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NAUH Comments on Proposed Changes in Medicare Payments (Part 3 of 5)

In a letter to the Centers for Medicare & Medicaid Services, the National Association of Urban Hospitals has offered extensive comments on why the Medicare cost report’s S-10 worksheet is not an appropriate tool to use when calculating hospital Medicare disproportionate share (Medicare DSH) uncompensated care payments. In support of this view and in response to the publication of CMS’s draft inpatient prospective payment system regulation detailing how it envisions paying acute-care hospitals in FY 2018, NAUH took advantage of the formal stakeholder comment period to offer documentation, including examples, of the shortcomings of the S-10.  In the letter, NAUH [&hellip

NAUH Comments on Proposed Changes in Medicare Payments (Part 1 of 5)

In a letter to the Centers for Medicare & Medicaid Services, the National Association of Urban Hospitals has offered extensive comments on why the Medicare cost report’s S-10 worksheet is not an appropriate tool to use when calculating hospital Medicare disproportionate share (Medicare DSH) uncompensated care payments. In support of this view and in response to the publication of CMS’s draft inpatient prospective payment system regulation detailing how it envisions paying acute-care hospitals in FY 2018, NAUH took advantage of the formal stakeholder comment period to offer documentation, including examples, of the shortcomings of the S-10.  In the letter, NAUH [&hellip

Medicare’s Costs Can Be High for Low-Income Beneficiaries

Despite enjoying Medicare coverage, low-income seniors can still spend a significant portion of their limited income on costs Medicare does not cover. According to a new study published by the Commonwealth Fund, more than 25 percent of Medicare beneficiaries spend at least 20 percent of their income on health care – on things like premiums, cost-sharing, prescriptions, and dental and vision care, long-term care, and other services not covered by the federal program.  These costs pose a problem for many because nearly half of all Medicare participants have incomes below the federal poverty level, which is slightly less than $24,000 [&hellip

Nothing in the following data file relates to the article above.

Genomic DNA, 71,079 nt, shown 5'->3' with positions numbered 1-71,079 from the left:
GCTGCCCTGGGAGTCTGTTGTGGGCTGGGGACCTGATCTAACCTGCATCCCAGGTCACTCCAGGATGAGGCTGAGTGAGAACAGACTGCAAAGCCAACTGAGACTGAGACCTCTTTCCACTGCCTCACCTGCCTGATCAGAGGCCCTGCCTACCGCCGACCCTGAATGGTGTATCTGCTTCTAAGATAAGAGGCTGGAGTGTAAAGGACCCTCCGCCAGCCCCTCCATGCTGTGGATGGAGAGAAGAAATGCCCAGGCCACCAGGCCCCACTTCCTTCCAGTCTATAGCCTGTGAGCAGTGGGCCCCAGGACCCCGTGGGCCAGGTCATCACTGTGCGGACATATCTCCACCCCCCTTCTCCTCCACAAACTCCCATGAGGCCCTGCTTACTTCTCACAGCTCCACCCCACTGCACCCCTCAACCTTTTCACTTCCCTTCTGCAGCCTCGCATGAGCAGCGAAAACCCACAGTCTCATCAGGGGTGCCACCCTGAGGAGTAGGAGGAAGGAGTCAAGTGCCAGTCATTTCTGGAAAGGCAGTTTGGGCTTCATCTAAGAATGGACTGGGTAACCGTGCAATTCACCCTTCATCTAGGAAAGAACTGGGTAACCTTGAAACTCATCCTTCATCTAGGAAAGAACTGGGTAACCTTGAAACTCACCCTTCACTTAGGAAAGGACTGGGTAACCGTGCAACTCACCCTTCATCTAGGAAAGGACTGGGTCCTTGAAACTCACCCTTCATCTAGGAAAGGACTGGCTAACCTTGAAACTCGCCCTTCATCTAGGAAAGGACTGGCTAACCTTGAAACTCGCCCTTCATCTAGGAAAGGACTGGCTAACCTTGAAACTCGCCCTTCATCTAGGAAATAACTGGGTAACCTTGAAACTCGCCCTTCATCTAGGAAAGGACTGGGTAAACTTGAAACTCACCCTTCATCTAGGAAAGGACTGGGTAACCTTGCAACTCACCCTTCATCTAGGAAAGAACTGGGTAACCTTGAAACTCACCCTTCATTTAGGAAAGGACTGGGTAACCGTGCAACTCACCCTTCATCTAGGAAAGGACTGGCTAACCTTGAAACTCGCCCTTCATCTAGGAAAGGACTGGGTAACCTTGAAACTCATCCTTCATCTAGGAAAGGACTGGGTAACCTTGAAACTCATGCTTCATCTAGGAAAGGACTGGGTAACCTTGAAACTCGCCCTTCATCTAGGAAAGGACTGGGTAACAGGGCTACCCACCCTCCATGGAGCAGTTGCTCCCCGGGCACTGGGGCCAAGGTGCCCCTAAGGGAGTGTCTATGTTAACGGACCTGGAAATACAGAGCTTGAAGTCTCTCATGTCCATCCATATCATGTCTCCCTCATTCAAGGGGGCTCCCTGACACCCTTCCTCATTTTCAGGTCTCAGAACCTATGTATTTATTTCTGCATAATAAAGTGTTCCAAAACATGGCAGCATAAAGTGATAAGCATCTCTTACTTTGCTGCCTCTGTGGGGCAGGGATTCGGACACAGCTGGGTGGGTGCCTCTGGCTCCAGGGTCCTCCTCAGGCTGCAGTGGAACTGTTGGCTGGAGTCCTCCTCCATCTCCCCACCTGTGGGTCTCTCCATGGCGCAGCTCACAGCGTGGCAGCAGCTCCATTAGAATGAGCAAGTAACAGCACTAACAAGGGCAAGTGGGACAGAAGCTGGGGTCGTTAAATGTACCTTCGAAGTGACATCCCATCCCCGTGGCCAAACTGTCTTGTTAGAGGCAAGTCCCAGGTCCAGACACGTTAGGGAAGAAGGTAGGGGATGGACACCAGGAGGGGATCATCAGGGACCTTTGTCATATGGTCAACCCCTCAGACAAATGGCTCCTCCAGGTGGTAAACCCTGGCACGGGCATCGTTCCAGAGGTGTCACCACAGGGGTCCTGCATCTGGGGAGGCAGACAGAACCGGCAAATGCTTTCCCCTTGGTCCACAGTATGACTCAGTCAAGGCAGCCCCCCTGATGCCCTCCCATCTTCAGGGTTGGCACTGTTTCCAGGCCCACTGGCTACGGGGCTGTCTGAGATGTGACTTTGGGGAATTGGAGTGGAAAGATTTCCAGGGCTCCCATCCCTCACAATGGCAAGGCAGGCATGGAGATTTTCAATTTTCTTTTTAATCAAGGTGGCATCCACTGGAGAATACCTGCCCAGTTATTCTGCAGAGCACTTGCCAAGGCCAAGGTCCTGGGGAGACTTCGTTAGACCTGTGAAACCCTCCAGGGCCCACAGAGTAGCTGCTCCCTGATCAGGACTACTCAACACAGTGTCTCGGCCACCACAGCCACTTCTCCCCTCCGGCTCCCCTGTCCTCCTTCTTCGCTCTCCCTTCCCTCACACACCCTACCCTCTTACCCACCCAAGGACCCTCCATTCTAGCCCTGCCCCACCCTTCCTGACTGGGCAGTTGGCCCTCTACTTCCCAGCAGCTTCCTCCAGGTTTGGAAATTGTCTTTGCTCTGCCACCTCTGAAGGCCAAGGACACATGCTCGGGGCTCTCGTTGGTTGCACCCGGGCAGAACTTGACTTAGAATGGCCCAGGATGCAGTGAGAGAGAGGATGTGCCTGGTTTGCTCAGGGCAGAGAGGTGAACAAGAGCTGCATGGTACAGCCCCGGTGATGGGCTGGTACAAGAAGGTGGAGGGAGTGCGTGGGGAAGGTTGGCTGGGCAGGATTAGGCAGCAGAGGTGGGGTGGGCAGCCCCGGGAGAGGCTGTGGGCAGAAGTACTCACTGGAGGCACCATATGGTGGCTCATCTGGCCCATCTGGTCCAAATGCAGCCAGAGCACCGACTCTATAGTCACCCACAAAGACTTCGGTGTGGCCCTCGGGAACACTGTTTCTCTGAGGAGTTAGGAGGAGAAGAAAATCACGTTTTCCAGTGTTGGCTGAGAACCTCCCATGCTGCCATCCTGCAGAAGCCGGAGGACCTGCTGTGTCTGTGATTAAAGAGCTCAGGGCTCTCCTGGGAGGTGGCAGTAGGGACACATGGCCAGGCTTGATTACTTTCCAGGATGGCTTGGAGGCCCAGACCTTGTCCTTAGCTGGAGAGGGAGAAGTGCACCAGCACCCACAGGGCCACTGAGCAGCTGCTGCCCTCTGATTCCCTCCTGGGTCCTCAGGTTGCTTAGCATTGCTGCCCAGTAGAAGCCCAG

Hospital Uncompensated Care Down

As was surely expected, reforms introduced through implementation of the Affordable Care Act have driven down uncompensated care costs for many hospitals. How much? A new study published by the Commonwealth Fund offers the following findings: uncompensated care declines in expansion states are substantial relative to profit margins; for every dollar of uncompensated care costs hospitals in expansion states had in 2013, the Affordable Care Act erased 41 cents by 2015; and Medicaid expansion reduced uncompensated care burdens for safety-net hospitals that are not made whole by Medicaid disproportionate share payments (Medicaid DSH). Learn more, including how the decline in [&hellip

Health Reform Helps Hospitals in Medicaid Expansion States

The Affordable Care Act’s enhancement of access to health insurance, whether through Medicaid expansion or the subsidization of insurance premiums for working-class and some middle-class Americans, has improved the financial health of hospitals. Especially hospitals in Medicaid expansion states. According to a new report from the Urban Institute, Using data through fiscal year 2015, this new analysis finds that the Medicaid expansion under the ACA increased Medicaid revenue by $5.0 million per hospital, reduced costs of uncompensated care by $3.2 million per hospital, and improved average operating margins by 2.5 percentage points. This study also finds that the financial benefits [&hellip

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